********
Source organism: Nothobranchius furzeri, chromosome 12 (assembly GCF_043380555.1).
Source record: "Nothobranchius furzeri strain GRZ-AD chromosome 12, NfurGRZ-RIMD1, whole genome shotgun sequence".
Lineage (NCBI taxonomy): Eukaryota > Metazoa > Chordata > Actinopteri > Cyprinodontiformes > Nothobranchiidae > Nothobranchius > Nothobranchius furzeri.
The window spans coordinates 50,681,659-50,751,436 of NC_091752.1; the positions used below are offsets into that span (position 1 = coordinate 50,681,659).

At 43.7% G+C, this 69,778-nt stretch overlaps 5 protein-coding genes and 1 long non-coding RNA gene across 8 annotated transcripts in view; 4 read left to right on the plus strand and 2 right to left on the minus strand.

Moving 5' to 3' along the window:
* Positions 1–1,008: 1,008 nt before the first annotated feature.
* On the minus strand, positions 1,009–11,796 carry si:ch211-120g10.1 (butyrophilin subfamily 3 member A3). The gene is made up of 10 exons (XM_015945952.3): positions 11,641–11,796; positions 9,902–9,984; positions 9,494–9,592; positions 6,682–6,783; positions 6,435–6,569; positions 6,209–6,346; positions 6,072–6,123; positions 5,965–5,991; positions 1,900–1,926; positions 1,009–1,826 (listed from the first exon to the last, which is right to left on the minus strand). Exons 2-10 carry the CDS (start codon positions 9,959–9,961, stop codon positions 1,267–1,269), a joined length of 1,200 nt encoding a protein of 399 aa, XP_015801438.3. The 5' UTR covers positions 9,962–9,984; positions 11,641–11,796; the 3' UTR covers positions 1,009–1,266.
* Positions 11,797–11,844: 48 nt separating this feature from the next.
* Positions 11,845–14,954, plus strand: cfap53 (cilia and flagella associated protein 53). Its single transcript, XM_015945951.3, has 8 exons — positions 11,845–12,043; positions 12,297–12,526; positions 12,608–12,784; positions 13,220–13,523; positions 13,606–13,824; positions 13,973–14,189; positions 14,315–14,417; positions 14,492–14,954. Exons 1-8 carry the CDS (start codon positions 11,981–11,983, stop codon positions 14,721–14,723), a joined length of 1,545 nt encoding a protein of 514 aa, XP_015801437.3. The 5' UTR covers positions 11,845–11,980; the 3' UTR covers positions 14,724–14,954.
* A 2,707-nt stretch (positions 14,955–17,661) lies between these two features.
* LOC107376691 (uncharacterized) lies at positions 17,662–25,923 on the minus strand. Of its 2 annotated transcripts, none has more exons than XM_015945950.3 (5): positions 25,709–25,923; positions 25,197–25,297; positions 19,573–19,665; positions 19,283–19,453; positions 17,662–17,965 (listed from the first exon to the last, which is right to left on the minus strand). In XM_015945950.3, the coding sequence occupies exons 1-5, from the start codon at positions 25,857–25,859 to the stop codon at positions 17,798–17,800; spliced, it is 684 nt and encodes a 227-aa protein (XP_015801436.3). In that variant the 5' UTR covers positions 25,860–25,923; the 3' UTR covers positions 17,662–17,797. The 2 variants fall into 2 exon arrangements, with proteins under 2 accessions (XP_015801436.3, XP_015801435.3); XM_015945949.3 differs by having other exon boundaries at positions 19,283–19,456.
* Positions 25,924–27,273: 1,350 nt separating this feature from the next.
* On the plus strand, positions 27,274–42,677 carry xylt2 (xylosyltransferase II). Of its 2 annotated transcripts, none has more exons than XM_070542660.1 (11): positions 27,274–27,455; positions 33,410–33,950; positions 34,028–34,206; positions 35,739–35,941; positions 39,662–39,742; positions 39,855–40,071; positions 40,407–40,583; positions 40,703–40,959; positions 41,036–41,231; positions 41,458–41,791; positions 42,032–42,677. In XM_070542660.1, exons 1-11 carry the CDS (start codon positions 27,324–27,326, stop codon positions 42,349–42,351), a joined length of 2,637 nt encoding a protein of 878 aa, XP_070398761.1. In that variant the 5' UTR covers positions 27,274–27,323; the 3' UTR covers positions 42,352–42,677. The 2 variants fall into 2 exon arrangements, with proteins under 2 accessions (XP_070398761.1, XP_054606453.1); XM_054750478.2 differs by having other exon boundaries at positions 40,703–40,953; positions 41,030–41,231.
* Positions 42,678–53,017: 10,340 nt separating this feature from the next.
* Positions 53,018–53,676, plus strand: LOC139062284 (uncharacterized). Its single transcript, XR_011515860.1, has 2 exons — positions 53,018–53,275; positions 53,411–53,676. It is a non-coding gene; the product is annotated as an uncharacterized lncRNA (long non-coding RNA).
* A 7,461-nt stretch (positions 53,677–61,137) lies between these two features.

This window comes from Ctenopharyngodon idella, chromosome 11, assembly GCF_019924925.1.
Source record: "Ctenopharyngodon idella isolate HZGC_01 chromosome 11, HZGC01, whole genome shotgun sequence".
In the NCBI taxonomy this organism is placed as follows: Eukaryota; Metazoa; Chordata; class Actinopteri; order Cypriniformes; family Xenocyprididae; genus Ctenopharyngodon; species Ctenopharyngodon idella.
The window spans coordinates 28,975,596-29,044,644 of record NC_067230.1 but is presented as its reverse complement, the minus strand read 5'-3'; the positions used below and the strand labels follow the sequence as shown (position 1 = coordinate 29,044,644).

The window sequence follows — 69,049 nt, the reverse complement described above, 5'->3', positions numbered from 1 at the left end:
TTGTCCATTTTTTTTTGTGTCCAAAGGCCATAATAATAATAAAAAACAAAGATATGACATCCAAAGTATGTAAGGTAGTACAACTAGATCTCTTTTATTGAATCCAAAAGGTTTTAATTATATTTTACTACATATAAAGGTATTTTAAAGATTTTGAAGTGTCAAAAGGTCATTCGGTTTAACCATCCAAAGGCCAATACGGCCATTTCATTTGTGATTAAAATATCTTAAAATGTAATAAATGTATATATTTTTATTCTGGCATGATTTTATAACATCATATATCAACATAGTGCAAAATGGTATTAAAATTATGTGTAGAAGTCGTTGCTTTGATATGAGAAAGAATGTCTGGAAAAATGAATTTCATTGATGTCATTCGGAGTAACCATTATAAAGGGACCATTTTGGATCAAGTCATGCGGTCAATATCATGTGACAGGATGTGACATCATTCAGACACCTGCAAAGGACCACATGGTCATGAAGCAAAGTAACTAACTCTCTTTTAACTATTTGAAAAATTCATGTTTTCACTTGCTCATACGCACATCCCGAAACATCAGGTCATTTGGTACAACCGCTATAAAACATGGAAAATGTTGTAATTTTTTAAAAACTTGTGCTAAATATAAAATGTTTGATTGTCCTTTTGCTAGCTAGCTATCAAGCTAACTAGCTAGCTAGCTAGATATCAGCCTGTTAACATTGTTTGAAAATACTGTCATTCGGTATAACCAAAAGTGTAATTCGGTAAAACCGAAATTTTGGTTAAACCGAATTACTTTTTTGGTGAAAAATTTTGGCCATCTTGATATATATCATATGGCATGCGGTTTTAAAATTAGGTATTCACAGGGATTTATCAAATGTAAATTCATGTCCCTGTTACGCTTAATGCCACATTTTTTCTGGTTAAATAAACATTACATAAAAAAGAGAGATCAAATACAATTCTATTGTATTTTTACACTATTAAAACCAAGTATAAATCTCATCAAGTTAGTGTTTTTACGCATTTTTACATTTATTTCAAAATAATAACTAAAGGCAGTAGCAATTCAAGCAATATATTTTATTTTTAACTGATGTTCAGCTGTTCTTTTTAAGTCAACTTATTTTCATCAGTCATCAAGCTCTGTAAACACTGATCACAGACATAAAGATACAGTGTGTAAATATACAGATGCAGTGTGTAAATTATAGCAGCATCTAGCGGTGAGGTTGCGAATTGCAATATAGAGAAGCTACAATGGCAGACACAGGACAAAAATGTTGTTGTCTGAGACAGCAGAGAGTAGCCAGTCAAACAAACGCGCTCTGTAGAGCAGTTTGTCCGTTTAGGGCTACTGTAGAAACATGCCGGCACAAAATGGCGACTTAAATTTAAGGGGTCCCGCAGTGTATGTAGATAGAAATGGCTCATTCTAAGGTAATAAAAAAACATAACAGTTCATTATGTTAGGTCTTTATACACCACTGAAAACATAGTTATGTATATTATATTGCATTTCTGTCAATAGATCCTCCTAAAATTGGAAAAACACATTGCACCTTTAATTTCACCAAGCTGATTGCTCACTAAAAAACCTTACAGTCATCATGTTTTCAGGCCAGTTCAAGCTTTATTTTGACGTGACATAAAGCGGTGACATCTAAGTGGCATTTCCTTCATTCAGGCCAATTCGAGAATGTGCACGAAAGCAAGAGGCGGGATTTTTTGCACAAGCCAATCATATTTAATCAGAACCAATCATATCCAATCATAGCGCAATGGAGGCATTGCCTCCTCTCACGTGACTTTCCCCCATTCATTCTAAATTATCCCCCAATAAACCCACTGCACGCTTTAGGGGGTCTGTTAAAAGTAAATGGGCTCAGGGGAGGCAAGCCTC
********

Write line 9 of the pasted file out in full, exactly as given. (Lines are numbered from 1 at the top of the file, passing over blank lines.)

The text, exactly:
* Positions 11,797–11,844: 48 nt separating this feature from the next.